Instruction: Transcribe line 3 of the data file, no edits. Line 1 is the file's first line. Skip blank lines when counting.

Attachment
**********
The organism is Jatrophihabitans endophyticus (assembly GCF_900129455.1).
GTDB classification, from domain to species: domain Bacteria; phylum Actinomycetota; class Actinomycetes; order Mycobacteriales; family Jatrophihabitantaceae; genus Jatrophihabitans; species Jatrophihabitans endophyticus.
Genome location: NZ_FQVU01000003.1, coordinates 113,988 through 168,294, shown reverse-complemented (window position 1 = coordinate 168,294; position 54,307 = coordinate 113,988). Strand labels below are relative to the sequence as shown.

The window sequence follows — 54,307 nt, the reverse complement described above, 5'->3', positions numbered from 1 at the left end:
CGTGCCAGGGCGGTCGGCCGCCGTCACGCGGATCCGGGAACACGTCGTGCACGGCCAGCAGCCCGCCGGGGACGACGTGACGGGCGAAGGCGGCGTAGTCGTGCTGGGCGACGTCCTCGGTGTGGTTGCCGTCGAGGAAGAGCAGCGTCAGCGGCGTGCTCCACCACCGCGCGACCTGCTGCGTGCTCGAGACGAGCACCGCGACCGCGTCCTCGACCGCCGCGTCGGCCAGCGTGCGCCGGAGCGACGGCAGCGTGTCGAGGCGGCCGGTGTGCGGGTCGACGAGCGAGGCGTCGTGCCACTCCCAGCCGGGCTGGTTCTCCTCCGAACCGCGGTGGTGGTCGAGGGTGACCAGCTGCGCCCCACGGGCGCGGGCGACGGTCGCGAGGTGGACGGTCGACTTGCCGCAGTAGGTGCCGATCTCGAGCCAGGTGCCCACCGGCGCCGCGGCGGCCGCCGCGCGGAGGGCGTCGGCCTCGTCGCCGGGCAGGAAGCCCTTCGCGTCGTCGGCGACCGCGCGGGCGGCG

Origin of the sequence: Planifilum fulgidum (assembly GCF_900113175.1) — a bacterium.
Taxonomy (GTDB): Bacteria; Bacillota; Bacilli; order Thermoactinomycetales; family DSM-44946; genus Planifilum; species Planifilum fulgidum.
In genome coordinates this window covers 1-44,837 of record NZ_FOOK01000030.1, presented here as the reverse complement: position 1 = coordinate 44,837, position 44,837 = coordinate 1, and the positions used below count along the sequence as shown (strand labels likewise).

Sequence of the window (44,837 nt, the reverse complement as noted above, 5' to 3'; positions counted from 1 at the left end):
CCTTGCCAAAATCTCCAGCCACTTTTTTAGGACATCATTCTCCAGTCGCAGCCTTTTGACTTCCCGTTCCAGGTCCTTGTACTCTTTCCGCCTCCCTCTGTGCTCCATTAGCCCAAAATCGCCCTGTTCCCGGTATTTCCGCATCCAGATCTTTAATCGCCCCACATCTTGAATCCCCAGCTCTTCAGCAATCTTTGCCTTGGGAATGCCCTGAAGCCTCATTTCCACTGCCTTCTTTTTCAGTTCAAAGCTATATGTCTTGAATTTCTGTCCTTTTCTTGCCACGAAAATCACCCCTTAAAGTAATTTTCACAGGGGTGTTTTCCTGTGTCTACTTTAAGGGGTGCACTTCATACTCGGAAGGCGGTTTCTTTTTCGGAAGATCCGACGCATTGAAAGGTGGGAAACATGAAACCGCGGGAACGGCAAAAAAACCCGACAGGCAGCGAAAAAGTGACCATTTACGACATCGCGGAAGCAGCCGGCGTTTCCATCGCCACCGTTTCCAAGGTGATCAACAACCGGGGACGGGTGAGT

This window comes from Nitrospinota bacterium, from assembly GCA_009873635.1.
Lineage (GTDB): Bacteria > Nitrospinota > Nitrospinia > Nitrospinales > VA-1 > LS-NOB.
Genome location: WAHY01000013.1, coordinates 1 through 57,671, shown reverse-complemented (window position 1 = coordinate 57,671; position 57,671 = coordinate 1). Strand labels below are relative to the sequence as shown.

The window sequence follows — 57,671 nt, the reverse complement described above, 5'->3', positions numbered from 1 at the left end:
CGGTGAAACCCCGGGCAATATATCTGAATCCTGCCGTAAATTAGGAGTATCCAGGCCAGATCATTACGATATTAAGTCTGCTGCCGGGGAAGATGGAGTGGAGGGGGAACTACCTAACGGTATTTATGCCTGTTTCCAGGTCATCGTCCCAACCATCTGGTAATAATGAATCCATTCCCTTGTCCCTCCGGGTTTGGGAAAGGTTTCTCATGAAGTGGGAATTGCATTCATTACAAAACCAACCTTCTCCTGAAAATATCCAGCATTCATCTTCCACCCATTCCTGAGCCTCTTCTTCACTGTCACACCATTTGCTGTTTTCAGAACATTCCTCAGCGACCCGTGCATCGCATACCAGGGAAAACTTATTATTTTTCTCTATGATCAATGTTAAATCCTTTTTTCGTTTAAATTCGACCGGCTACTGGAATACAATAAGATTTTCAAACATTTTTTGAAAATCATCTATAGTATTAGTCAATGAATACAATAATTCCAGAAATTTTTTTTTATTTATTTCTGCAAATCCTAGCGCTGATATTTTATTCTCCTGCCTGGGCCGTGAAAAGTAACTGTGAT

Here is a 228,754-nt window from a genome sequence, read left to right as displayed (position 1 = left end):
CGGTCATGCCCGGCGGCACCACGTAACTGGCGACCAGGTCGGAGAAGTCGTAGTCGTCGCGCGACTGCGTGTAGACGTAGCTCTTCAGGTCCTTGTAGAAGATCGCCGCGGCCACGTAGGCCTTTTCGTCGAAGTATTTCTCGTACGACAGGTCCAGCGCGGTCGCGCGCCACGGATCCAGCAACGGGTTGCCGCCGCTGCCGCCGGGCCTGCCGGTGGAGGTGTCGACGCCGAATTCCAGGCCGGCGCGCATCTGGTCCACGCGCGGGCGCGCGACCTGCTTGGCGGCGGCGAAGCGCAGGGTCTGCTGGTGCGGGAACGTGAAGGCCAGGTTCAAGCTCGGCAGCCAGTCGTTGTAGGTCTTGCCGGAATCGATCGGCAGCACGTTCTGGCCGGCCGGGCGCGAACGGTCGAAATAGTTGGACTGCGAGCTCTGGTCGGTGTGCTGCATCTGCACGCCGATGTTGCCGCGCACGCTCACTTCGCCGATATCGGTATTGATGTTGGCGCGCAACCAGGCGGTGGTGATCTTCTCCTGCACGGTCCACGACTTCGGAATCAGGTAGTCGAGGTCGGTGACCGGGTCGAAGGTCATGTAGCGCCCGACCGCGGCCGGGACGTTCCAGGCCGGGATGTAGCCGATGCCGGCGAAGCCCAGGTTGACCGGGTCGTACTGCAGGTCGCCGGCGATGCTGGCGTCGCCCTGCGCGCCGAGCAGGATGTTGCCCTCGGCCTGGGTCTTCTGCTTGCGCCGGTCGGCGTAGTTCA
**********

Genome location: NZ_FQVU01000003.1, coordinates 113,988 through 168,294, shown reverse-complemented (window position 1 = coordinate 168,294; position 54,307 = coordinate 113,988). Strand labels below are relative to the sequence as shown.